© 2022 Maine Public
Play Live Radio
Next Up:
Available On Air Stations
The Rural Maine Reporting Project is made possible through the generous support of the Betterment Fund.

Maine Lobstermen To Feds: Our Industry Isn't What's Killing Endangered Right Whales

Fred Bever
Maine Public
Steuben lobsterman Mike Sargent. Sargent might have to remove half his rope from the water to protect endangered right whales.

Angry Maine lobstermen are telling federal fisheries managers they want definitive proof that their gear is entangling endangered North Atlantic right whales. Until then, they say, the feds should back off from proposed rules that could force them to modify their gear and remove half their rope from the water.

More than 60 lobstermen turned out in Machias on Monday night for the first of four federal “scoping” meetings in Maine to discuss the proposed gear changes. Federal officials had hoped to hear specifics about how the new rules might change the way they harvest lobster, and what it might cost them.

But what they met was a chorus of criticism.

“Guesswork and conjecture, the whole thing,” says Richard Smith, a Beals lobstermen who condemned the regulators’ dependence on “best available science” to draw conclusions about where the whales are swimming without actually being able to trace any of their deaths specifically to entanglements with lobster gear from Maine.

Credit Fred Bever / Maine Public
Maine Public
Beals lobsterman Richard Smith speaks at a meeting in Machias Monday about new rules to protect endangered right whales.

“Your ‘best available data’ is the equivalent of getting drunk, shutting off the lights, and throwing darts at a ‘Where’s Waldo’ on the wall,” Smith says.

Others complained whale deaths appear to be happening hundreds of miles away in Canadian waters, where 20 of the animals have been found dead in the last three years.

“It’s just all a bunch of foolishness and if our neighbors to the north, Canada, can’t do at least what we’ve done I don’t think we ought to have to do anything,” says Joel Strout, a lobsterman from Harrington.

Under a trade agreement with Canada, that country must demonstrate by 2021 that its whale protection rules are comparable to those in the U.S. or suffer trade restrictions. But federal officials say that in the meantime, the U.S. government still must work to protect the whales, whose numbers, the latest data show, appear to have fallen below 400.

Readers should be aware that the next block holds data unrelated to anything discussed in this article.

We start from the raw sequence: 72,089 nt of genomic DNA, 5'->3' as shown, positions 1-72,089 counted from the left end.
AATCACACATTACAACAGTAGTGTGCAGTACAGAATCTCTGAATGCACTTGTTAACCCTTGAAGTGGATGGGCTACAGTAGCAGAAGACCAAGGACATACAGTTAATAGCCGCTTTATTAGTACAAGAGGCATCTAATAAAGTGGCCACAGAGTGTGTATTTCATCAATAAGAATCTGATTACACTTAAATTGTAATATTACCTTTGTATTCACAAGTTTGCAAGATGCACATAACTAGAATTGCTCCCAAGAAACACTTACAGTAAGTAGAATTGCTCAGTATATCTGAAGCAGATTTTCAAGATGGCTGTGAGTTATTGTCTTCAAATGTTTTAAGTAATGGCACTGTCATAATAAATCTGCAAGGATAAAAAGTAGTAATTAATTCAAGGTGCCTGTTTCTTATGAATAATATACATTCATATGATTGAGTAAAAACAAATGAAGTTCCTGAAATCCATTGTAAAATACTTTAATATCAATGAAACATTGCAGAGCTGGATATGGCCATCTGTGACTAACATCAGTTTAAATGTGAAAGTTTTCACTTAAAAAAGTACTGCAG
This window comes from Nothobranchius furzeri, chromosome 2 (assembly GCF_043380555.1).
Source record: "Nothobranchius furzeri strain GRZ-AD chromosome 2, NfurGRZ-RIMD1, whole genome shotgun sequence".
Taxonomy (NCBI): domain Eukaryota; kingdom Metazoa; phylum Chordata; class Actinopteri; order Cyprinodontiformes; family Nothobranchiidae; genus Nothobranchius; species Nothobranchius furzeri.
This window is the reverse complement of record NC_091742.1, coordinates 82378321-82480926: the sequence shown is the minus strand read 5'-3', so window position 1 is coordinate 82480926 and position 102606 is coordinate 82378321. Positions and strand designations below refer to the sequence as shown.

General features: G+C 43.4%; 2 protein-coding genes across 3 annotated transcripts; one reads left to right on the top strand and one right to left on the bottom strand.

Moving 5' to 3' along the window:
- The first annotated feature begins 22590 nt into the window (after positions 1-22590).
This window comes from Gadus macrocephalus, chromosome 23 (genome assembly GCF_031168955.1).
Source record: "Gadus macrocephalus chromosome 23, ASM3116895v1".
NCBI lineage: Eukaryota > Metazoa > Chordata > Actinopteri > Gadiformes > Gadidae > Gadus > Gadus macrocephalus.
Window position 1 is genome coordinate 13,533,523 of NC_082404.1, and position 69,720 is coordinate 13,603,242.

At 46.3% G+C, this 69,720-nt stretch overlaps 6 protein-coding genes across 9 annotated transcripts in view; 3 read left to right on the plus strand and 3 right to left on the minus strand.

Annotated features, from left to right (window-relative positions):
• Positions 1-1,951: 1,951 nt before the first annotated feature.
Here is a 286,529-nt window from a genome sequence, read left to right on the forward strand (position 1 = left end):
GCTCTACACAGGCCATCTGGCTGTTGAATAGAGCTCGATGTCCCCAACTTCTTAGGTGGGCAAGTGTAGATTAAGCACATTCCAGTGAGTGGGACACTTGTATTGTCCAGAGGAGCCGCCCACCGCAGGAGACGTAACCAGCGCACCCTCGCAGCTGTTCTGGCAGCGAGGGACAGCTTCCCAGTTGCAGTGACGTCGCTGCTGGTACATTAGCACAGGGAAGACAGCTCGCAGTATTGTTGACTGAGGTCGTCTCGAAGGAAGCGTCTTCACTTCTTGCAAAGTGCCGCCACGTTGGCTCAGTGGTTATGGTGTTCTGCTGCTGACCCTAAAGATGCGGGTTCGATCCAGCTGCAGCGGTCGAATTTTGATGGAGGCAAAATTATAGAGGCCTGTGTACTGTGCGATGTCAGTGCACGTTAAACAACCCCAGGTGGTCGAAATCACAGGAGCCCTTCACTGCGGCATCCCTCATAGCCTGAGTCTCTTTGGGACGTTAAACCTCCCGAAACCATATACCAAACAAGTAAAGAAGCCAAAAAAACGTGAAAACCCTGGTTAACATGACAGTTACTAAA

Credit Fred Bever / Maine Public
Maine Public
NOAA whale scientist Michael Asaro shows how the right whale population has declined to only about 400 whales. Asaro spoke at a meeting in Machias Monday.

Federal regulators have decided that for the species to survive, the number of deaths or serious injuries must be fewer than one a year — a rate that is far from being met.

“We are still exceeding the potential biological removal level for right whales,” says NOAA scientist Colleen Coogan.

Coogan acknowledges that trap rope from Maine has not been proven to have entangled whales, but audio recordings, satellite tracking and sightings show that they do swim off the Maine coast, she says, and until recently congregated in the Bay of Fundy nearly every year.

She says that the density of trap rope in Maine waters poses a high risk of severe injury.

“When there’s 600,000 lines, the chance of a whale interacting with your line might be low, but the chance of a whale interacting with line where’s there’s a lot of line, the chance goes up because there’s a lot of line. There’s only 400 whales,” Coogan says.

Despite their frustration, some lobstermen did offer insights on how the rules might affect their lives. They base those on experience with a previous requirement that they replace some of their floating lines with “sinking” ground lines designed to stay out of the whales’ way.

Charles Smith of Jonesport held up his left hand, where he says two fingers were cut off from wrestling with the sinking lines.

“That’s what happens to the ends of those fingers because it’s all chafed up and big messes come up,” he says.

Smith says the new lines had cost about $10,000. Before new rules are adopted, he says, more should be done to identify exactly where whales are being inured.

“I would like to see the state make sure that we get separated from everyone else on our markings, and let us prove that it’s not us that’s killing the whales,” he says.

Federal regulators are proposing that each state in the New England fishery adopt distinctive gear markings, to better track how and where the animals are becoming entangled. It’s one area of agreement between some lobstermen and conservationists such as Sean Mahoney, director of the Conservation Law Foundation’s Maine chapter.

“The whales that have been observed have almost 100 percent shown signs of some entanglement over their lifetime. I’m not pointing fingers at anybody, but it’s just a fact. And that’s a real cause of their decline. So something has to be done. You know, extinction is forever,” he says.

The Conservation Law Foundation is one of several groups that has filed suit to force the government to protect the whales. The federal “scoping sessions’ for public comment on the proposed gear changes continue in Ellsworth on Tuesday and in Waldoboro and South Portland later this week.

Originally published Aug. 13, 2019 at 6:24 a.m. ET.